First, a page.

How HLF changed my life: Relinde Jurrius
BLOG: Heidelberg Laureate Forum
The COVID-19 pandemic forces us all to pause, reflect, and adapt. While the 8th Heidelberg Laureate Forum has been postponed to September 2021, this year’s Virtual HLF will take place from Monday, September 21 until Friday, September 25, 2020. Its motto: Traversing Separation.
An excellent opportunity to review seven successful years of HLF and to follow-up on some alumni and their path since then.
Who are you, where are you from and what is your scientific background?
My name is Relinde Jurrius and I live in the Netherlands, where I am also originally from. I had a quite straightforward path to becoming a mathematician: both my studies and my PhD were in mathematics. My field of research is discrete mathematics and combinatorics, inspired by coding theory (see my previous HLF blog post for a longer description).
In which year did you attend the HLF and what were you doing back then?
I attended the second HLF in 2014. Two weeks before the event I had moved from Belgium, where I did a postdoc, to Switzerland, where I had just started as maître-assistante (a position in between postdoc and assistant professor). Also, the week before the HLF I was at another conference, so I vividly remember being very tired at that time!
What inspired you most during the HLF?
The talks of the laureates. Before the HLF I was looking forward to seeing Manjul Bhargava, and he did not disappoint. He spoke very calm, started out with easy stuff, and before we knew it we were deep in cutting-edge research. His talk is still in my top-3 of the best mathematics talks of all time.
What is your best memory you have from your stay in Heidelberg?
The closing dinner in Heidelberg Castle. First of all, because the setting was beautiful. But mostly because I was at a table with Vint Cerf. He is such an inspiring person! Here was this founding father of the internet, wanting to hear all about our lives and discussing our careers: it really felt like we, as participants, were very special people. I must still have Cerf’s signed business card somewhere…
What has happened in your life since then and in which position are you currently working?
I really enjoyed my time in Switzerland. I had a position with quite a few responsibilities in teaching and research, which prepared me well for an assistant professor position. The position was four years and during the last year, I found a position in the Netherlands. Since 2018, I am an assistant professor of mathematics and operations research at the Netherlands Defence Academy. This is not a regular university: our students are officers in training. This means they have periods of military training alternated with periods of classes. They study (military) engineering, so they have to learn a lot of mathematics in their first year, and more if they continue in the direction of operations research. It is a great environment to be in: it is a small institute so I know all my students by name, and you have the feeling that you directly contribute to society.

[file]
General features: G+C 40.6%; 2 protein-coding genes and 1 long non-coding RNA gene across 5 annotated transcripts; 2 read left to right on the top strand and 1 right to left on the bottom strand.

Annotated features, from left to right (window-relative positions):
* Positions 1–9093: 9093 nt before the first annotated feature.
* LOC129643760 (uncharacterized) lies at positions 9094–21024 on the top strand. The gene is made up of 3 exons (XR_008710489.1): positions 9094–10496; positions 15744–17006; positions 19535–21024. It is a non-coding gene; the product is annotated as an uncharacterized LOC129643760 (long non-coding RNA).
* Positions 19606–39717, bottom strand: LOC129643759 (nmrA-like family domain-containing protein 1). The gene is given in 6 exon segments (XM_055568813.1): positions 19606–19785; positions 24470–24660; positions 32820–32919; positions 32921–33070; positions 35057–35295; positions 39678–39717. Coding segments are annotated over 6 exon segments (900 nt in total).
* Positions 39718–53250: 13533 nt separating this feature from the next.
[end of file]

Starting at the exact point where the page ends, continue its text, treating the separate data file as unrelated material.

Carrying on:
Apart from teaching I am free to do whatever research I like. I can visit conferences and publish my research. (Yes, some colleagues do secret stuff, but my life is not that glamorous.) It took me a while to get my research back on track after my move since there was so much teaching to prepare. But last year I started a great collaboration that kickstarted a lot of projects. It began with a workshop called Women in Numbers. Together with a colleague from Dublin I was a leader of a project group. We prepared a research project and participants were selected and assigned to research groups before the start of the workshop. During the workshop, we started attacking the problems in our project. We already had some results that week and we continued the collaboration afterward. We have just finished our first paper together and have another one in the making. From our group of five women also smaller collaborations formed.